Carefully arranging stacks of sugarcane into the car, 36-year-old Nagesh Kumar prepares to hit the road. Nagesh’s car has been slightly modified to convert it into a makeshift juice shop. A resident of Uppal, Nagesh was previously a cab driver who used to work for multi-billion dollar cab aggregators— Ola and Uber. He is now among hundreds of drivers who have lost their livelihood due to the coronavirus pandemic. To make ends meet, Nagesh has been selling sugarcane juice since lockdown first began in March.
Though lockdown restrictions for cabs and auto-rickshaws were lifted on May 18, Nagesh’s vehicle fitness certificate expired a month earlier, in April.
“Though all the government offices remain shut due to the lockdown, Ola and Uber were adamant about having the fitness certificate,” Nagesh laments.
The demand is in violation of the Union Ministry of Road Transport and Highways’ directions, which extended the validity of motor vehicle documents, such as validity of fitness, permit (all types), driving license, registration or any other concerned documents, till September 30, 2020.
With no money to pay for a renewal of the fitness certificate, Nagesh was deprived of his job.
“I took a loan on my small piece of farmland and bought the car for Rs 6 lakh. The car has become a liability now — though I want to sell the vehicle, nobody is interested to buy vehicles under the present circumstances,” he rues.
Nagesh says that his future is very bleak and uncertain. “To feed my family, I took up this business. Now that the summer season has also come to an end, I don’t know what I should do,” says the father of two.
‘I only know to drive’
Faced with the terrifying prospect of a job loss due to COVID-19, Syed Zakir Hussain dug up the last of his savings to sell mangoes. Zakir too was working as a cab driver prior to lockdown.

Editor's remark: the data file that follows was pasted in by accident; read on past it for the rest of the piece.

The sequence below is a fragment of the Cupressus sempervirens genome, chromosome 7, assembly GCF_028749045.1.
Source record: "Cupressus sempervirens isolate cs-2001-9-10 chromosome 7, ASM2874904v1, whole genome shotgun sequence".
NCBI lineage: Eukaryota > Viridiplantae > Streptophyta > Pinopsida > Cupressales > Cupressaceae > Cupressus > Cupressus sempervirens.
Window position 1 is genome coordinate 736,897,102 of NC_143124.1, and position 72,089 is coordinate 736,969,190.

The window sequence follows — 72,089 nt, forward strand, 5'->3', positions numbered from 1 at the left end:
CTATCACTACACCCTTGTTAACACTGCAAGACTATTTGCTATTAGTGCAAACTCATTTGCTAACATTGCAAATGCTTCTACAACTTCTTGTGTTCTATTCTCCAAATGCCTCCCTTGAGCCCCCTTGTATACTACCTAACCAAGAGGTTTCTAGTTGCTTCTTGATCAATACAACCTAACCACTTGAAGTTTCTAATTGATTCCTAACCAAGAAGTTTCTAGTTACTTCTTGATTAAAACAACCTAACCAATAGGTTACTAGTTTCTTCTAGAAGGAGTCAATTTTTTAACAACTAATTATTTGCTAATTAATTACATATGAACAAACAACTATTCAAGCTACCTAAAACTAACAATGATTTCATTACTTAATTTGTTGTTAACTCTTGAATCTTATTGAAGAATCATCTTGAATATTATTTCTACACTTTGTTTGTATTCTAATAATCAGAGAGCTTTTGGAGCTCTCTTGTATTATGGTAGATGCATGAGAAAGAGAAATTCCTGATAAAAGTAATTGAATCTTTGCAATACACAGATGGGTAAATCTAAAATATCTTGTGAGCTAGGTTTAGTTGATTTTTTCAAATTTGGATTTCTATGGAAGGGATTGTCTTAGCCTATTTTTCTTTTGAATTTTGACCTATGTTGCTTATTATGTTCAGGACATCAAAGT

With no employment available during lockdown, Zakir invested nearly Rs 50,000 into selling mangoes. Lacking trade expertise, however, he now stares at a loss.
“I only know to drive; through driving, I made a livelihood. But I had to help my family survive, so I thought I would get into the fruit business. As I didn’t have any prior experience, I ended up with losses,” narrates the Yousufguda resident.
Zakir is unable to get back to driving as Ola and Uber have both blocked him — his vehicle insurance expired in June. “Already I have incurred losses in business, now where will I get another Rs 25,000 to renew the insurance?” asks an exasperated Zakir.
All the drivers who had relied on cab aggregators Ola and Uber for a livelihood are under extreme distress, says Zakir.
“We are doing a business of less than Rs 1,000 a day,” says Srinivas, a cab driver. “Out of this, 25% goes to Ola, another Rs 450 for fuel per day and Rs 100 towards vehicle maintenance. So what income am I making?” Srinivas protests.
Zakir says that unless the state government in Telangana intervenes and helps them out in some manner, the three lakh drivers in the state would be forced to kill themselves.
“Already one of our colleagues took his life due to financial problems. Several others will also be forced to take the same route,” he laments.
Recently, a cab driver identified as Narasimha Reddy, a resident of Mallapur village in Hyderabad, killed himself due to financial crisis.
Speaking about the crisis upending the lives of cab drivers, Shaik Salauddin, National General Secretary of the Indian Federation of App-based Transport Workers (IFAT) asks, “Ola and Uber are insisting on documents and blocking drivers in violation of the guidelines of the Transport Ministry, which has extended the deadline for renewing insurance, fitness, etc. until September. This is absolutely illegal and unethical. In this situation, where will the drivers pay Rs 25,000 to renew insurance?”
He suggests, “If Ola and Uber are so particular about these documents, they should give the cab drivers loans for the paper validity. And they can deduct the money towards it. That will be the right thing to do. We have been working with them for nearly six years, and being abandoned is horrible.”
Sharing the plight of drivers who have lost their livelihood during lockdown, Salauddin says that several drivers have gone back to their villages and have taken up farming.
“Most have entirely given up on driving and put their vehicles on sale. Unfortunately, due to the financial crisis, nobody is purchasing the vehicles,” Salauddin says.